Not sure if I am using the right expression, so allow me to cite examples.

There are some piano movements that cause my hands (wrists) to cramp when I play it for too long. One are repeated chords. Think of the accompaniment of Schubert's Erlkönig. Or the beginning of the Waldstein Sonata.

The other are oscillations between notes, as in the first movement of Beethoven's Pathetique sonata.

What is the right technique to play these and how do I train this technique?


When it comes to improving the stamina of your forearms, the only solution is to practice. It's the same deal as with running, or swimming; if you don't train to keep the muscles fit, they will get tired. To train yourself, play until your wrists get fatigued (I don't mean a little bit tired, I mean around the point where you feel the need to shake them out). Once they're fatigued, it's time to stop; if you keep going, you're opening yourself up playing sloppily and getting injured. If you take it slow, your stamina will increase gradually. If you hurt yourself, you'll have to stop to heal, which will set you back a ways.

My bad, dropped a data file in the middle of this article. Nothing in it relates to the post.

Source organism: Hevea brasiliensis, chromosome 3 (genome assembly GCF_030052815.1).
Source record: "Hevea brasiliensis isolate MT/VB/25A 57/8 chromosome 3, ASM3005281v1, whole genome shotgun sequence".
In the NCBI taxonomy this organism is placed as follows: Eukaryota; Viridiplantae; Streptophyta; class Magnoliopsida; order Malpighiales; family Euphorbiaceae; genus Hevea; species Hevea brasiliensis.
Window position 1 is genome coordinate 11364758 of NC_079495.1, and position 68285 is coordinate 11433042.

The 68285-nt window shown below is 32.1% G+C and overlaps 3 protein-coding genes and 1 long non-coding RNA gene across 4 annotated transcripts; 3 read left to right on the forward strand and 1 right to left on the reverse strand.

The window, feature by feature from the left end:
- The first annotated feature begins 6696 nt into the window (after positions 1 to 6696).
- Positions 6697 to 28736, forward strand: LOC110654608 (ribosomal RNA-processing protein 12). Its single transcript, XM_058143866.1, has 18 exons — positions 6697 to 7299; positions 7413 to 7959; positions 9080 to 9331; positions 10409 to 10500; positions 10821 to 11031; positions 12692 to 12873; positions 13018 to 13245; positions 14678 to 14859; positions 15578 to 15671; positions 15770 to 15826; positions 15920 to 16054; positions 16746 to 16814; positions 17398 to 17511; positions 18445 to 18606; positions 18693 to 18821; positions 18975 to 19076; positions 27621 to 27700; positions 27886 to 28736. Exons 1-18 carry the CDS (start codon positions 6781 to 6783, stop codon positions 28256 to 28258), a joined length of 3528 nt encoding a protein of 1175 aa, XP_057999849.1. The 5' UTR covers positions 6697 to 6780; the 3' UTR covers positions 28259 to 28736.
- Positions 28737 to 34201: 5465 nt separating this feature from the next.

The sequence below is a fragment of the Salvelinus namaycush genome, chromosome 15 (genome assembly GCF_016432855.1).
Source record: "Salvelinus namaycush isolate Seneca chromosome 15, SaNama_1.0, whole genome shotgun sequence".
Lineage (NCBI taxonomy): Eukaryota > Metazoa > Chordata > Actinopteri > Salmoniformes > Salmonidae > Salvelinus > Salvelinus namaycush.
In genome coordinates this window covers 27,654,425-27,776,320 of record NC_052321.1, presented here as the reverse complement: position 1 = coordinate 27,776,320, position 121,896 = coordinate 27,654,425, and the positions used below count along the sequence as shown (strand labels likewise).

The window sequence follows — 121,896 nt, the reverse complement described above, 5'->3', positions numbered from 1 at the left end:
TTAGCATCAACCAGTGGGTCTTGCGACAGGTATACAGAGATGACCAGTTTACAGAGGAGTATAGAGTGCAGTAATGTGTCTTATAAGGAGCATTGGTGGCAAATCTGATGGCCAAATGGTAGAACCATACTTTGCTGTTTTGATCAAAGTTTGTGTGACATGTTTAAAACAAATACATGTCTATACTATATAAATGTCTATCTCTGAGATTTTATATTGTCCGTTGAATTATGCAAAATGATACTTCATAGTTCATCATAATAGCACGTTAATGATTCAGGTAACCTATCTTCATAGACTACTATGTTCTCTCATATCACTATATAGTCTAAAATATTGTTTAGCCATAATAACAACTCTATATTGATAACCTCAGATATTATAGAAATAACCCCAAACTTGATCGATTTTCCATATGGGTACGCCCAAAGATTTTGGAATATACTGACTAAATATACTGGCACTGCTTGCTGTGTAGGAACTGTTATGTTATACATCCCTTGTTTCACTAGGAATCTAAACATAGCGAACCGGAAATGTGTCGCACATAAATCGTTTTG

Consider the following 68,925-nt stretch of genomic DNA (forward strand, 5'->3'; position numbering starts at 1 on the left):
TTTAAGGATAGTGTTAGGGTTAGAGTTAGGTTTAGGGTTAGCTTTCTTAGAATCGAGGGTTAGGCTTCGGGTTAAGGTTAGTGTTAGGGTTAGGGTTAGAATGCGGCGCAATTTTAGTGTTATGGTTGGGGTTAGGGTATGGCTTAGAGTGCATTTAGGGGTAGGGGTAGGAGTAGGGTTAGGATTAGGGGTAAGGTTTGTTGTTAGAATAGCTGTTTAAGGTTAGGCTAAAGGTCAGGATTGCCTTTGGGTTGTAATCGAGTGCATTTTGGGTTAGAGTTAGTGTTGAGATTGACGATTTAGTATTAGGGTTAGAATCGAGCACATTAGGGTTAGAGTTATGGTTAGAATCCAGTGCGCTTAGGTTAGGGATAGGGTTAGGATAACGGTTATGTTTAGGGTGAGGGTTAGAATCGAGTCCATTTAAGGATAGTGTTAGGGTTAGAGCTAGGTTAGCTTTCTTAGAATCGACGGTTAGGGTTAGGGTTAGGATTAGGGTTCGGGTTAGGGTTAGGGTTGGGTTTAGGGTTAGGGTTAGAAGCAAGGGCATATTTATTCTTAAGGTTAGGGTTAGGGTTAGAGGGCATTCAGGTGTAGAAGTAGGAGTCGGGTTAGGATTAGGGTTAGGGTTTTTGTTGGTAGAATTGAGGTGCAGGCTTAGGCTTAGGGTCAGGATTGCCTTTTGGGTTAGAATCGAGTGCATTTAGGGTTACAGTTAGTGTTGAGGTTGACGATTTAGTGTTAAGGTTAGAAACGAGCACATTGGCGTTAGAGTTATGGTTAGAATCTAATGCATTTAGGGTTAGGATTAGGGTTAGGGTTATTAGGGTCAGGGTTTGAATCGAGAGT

As far as technique is concerned, when you're dealing with repetitive chords, do your best to separate your hands' up and down motion from their side-to-side motion. The up and down should be taken care of by your wrists alone, and the side-to-side should be taken care of by the rest of your arm. This does tire your wrist out more quickly, but it also makes it easier to play more precisely. In Erlkonig especially, make sure that while your hand must stay in the same general shape to play an octave, do NOT tense it. If you find yourself tensing up, it's time to slow down and practice playing without tensing. Again, tensing the hands leads to tired hands, which leads to sloppy playing and injury.

For the "oscillations" (I don't know the proper term, either :P), make sure that you're using more of a wrist rotation than an up and down motion. Again, make sure that you're not tensing your hand up. And again, your stamina will increase gradually, but it will increase.

Good luck!

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